"'Let the jury consider their verdict,' the King said, for about the twentieth time that day.
"'No, no!' said the Queen. ‘Sentence first—verdict afterwards.’
“‘Stuff and nonsense!’ said Alice loudly. ‘The idea of having the sentence first!’”
— Lewis Carroll, “Alice’s Adventures in Wonderland” (1865)
The process of impeachment in the House of Representatives and the subsequent trial in the Senate is often described in terms of a judicial proceeding. The House assumes the role of grand jury, returning an indictment, and then acts as the prosecutor when the matter goes to the Senate, which is described as a jury.
Rolling in the chief justice of the United States as presiding officer (so the vice president is not placed in the awkward position of either protecting his boss or using the opportunity to steal his job) bolsters the view that the Senate Chamber becomes a court of law. It is a useful analogy to describe a practice that is both rare and unique.
Useful, but not altogether accurate.
The unavoidable fact is that the process of impeachment is a political one. Both the House and the Senate are enabled by some pretty vague constitutional language to make up their own rules as they go along. And there is no one empowered to tell any of those involved that they are doing it wrong.
Still, the Senate is doing it wrong.
From the top on down, Republicans who hold the Senate majority are not even pretending to be an impartial jury, or even to be willing to consider the facts and the law.
Led by Majority Leader Mitch McConnell, who is openly colluding with the White House, and followed by Sen. Mike Lee, the president’s campaign co-chair in Utah, the official Republican line is that they are out to reject the articles of impeachment as quickly as possible, asserting that their wholly partisan action will somehow balance what they see as a wholly partisan action on the part of the House.
There remains, though, some small hope that the actions of the Senate will be at least a little more judicious. And much of that hope rests on the shoulders of Utah’s other senator, Mitt Romney.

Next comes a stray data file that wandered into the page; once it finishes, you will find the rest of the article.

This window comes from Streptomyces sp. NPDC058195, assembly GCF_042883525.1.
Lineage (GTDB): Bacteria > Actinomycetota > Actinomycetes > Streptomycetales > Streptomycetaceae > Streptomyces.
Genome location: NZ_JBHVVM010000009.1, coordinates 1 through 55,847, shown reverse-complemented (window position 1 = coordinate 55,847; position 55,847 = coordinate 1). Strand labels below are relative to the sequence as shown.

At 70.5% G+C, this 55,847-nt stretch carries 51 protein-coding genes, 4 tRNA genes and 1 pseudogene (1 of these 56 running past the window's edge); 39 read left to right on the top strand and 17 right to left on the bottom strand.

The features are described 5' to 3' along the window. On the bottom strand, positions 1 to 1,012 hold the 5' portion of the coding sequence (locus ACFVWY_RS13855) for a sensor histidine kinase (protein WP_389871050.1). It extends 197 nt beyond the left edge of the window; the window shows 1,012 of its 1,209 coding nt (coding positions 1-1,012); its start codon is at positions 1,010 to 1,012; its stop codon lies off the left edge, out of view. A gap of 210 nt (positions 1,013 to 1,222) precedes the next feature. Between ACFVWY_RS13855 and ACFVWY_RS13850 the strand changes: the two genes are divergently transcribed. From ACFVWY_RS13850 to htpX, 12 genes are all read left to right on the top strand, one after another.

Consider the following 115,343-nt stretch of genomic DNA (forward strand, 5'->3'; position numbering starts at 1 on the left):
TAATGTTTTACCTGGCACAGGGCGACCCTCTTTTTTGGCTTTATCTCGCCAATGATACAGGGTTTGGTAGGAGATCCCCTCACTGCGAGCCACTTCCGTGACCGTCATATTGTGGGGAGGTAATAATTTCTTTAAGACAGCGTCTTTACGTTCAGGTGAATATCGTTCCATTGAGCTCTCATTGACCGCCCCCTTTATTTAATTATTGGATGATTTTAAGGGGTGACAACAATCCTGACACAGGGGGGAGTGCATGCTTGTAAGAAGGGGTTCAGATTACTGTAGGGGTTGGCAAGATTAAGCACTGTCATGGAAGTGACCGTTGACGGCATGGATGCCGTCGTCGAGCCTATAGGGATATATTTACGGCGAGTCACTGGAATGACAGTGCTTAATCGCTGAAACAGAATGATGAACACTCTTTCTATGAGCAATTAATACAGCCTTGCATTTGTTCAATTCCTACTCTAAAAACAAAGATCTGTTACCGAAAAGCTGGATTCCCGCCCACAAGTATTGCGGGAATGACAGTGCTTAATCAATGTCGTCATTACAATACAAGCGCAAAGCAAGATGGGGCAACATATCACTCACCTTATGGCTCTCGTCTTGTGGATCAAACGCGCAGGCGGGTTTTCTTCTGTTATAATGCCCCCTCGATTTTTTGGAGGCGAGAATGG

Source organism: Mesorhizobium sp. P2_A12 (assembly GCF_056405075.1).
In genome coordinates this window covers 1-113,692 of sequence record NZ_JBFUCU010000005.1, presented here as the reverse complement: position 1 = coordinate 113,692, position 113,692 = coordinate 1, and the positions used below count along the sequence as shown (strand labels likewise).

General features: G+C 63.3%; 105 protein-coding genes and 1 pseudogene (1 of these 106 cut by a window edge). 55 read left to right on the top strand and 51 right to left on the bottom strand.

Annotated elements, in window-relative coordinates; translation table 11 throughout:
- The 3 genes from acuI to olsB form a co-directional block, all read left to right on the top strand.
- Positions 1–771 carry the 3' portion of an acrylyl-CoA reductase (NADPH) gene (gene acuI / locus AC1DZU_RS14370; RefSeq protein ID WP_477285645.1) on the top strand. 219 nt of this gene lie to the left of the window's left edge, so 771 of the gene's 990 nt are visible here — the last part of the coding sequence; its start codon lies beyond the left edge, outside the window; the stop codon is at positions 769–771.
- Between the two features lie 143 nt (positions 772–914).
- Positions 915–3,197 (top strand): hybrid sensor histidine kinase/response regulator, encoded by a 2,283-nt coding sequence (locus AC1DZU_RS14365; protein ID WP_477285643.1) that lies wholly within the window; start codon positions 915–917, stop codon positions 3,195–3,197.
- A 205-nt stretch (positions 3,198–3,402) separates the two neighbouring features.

Romney has been a rare bird among Republicans, being sometimes willing to criticize the president over specific actions and utterances, not just during the 2016 campaign but since the administration took office. In the current unpleasantness, he has at least tried to hold himself out as an impartial juror, attempting to not prejudge the matter before the evidence has been heard.
It would thus be helpful to his own cause if Romney could muster whatever influence he has to make sure that the Senate does, indeed, hear the evidence.
While the Constitution requires a two-thirds vote to actually remove a president, a mere 51-member majority can make the rules for the proceedings. If all 47 Democrats, and their two allied independents, stick together, the vote of Romney and two other Republicans could force a process where not only the evidence gathered in the House process is placed on the record, but documents so far withheld and witnesses thus far silenced are seen and heard.
If nothing else, such action will expose as a lie the protests of the president that he has not had the benefit of full due process, when it is the president himself who had blocked so much necessary information and so many knowledgeable witnesses.
Romney might be joined by Alaska Sen. Lisa Murkowski, who has expressed much discomfort with the way McConnell is managing the process, and Maine Sen. Susan Collins, who is taking a lot of political heat back home for her support of the president on such things as the tax cuts and Supreme Court appointments.
The three of them could not oust the president, and they might not really want to. But they could force the Senate to take seriously its constitutional duty. The evidence they would put before the Senate would also then be before the voters come the election of 2020.
And then the real jury could consider its verdict.